This study investigated parents' perceptions of their child's reading abilities. Parents of 92 fourth grade students completed questionnaires to measure the perception parents held of their child's reading ability in relation to the ability of their child based on standardized test scores. Correlations between the Terra Nova Standardized Test and…

  18. Space Perception: A Topic of Interdisciplinary Interest.

    ERIC Educational Resources Information Center

    Kramm, Kenneth R.; Kramm, Deborah A.

    1977-01-01

    Presents space perception as an important interdisciplinary topic. A unit on space perception in a senior-level animal behavior course is described. The unit is introduced with a survey of how the students describe areas around them. The survey is followed by a discussion on personal space. (HM)

  19. Preservice Teachers' Perception about Nature of Science

    ERIC Educational Resources Information Center

    Nuangchalerm, Prasart

    2009-01-01

    Teacher student is an important role improving their own perception what science should be anticipated in classroom. Also, science learning in the current studies try to have relied understanding in the nature of science. This research aimed to study teacher students' perception in the nature of science. One hundred and one of junior teacher…

  20. Gender and Perceptions: Females as Secondary Principals

    ERIC Educational Resources Information Center

    Nogay, Kathleen; Beebe, Robert J.

    2008-01-01

    The purpose of this study was to investigate the perceptions of teachers and supervisors toward the principal leadership behaviors of female secondary principals in Ohio. Principal self-perceptions were also included to complete the study. The literature shows that women continue to be underrepresented in a field in which the majority of…

  1. Schopenhauer on Sense Perception and Aesthetic Cognition

    ERIC Educational Resources Information Center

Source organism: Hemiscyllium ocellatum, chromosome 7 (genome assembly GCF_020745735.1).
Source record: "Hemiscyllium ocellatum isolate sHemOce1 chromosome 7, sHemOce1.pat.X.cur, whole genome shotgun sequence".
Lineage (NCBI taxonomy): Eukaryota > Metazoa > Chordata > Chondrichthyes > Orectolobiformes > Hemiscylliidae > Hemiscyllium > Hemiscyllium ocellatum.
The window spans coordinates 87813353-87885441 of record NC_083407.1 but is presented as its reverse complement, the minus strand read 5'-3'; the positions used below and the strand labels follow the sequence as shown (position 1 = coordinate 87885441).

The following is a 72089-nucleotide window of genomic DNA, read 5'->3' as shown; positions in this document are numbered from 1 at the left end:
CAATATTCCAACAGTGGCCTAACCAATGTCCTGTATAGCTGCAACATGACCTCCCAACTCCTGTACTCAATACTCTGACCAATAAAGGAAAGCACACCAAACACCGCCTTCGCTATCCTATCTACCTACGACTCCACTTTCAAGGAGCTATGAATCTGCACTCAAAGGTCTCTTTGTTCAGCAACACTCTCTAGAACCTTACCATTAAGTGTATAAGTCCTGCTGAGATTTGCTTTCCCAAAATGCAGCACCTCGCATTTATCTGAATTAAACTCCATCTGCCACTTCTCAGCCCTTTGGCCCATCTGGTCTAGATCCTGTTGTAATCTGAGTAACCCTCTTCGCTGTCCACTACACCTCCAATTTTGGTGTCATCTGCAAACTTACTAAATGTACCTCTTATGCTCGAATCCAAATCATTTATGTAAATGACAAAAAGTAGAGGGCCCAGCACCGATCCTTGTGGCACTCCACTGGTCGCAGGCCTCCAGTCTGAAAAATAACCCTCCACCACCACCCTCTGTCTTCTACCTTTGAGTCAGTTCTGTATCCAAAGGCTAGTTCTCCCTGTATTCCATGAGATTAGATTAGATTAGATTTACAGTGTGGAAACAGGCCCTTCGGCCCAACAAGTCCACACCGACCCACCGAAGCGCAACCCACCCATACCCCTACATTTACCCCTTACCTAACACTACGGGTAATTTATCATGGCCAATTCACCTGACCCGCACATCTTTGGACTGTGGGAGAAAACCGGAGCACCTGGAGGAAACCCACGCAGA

Vandenabeele, Bart

    2011-01-01

    Schopenhauer's account of sense perception contains an acute critique of Kant's theory of cognition. His analysis of the role of the understanding in perception may be closer to Kant's than he conceded, but his physiological analysis of the role of the senses nonetheless proffers a more plausible account than Kant's transcendental conception of…

  2. 47 CFR 73.4250 - Subliminal perception.

    Code of Federal Regulations, 2010 CFR

    2010-10-01

    ... 47 Telecommunication 4 2010-10-01 2010-10-01 false Subliminal perception. 73.4250 Section 73.4250 Telecommunication FEDERAL COMMUNICATIONS COMMISSION (CONTINUED) BROADCAST RADIO SERVICES RADIO BROADCAST SERVICES Rules Applicable to All Broadcast Stations § 73.4250 Subliminal perception. (a) See Public Notice,...

  3. Differential Cognitive Cues in Pictorial Depth Perception.

    ERIC Educational Resources Information Center

    Omari, Issa M.; Cook, Harold

    The experiment described in this report investigates the effects of various cognitive cues in questions asked regarding the relationship of elements in pictorial depth perception. The subjects of this study are 40 third grade Black and Puerto Rican children. They are confronted with four pictures from the Hudson Depth Perception Tests and asked to…

  4. Exploring Students' Perceptions of ESL Writing

    ERIC Educational Resources Information Center

    Ismail, Sadiq Abdulwahed Ahmed

    2011-01-01

    Writing has always been regarded as playing a prominent role in learning a second language. Research within this discipline has mainly focused on the development of writing skill, but in recent years, some researchers have examined students' perceptions of writing. The purpose of this study was to investigate students' perceptions about an…

  5. Death Perception in People with Suicidal Tendencies.

    ERIC Educational Resources Information Center

    George, Veronique; Dussaucy, Edith

    The perception of death gradually develops in a child's mind, reaching maturity at about 8 or 9 years of age. A mature death concept usually means a definition which includes the perception of death as a natural process, its finality, its irreversibility, and its universality. A study was undertaken to improve knowledge about the death concept.…

  6. The Dynamic Nature of Speech Perception

    ERIC Educational Resources Information Center

    McQueen, James M.; Norris, Dennis; Cutler, Anne

    2006-01-01

    The speech perception system must be flexible in responding to the variability in speech sounds caused by differences among speakers and by language change over the lifespan of the listener. Indeed, listeners use lexical knowledge to retune perception of novel speech (Norris, McQueen, & Cutler, 2003). In that study, Dutch listeners made lexical…

  7. Illness perception in Polish patients with chronic diseases: Psychometric properties of the Brief Illness Perception Questionnaire.

    PubMed

    Nowicka-Sauer, Katarzyna; Banaszkiewicz, Dorota; Staśkiewicz, Izabela; Kopczyński, Piotr; Hajduk, Adam; Czuszyńska, Zenobia; Ejdys, Mariola; Szostakiewicz, Małgorzata; Sablińska, Agnieszka; Kałużna, Anna; Tomaszewska, Magda; Siebert, Janusz

    2016-08-01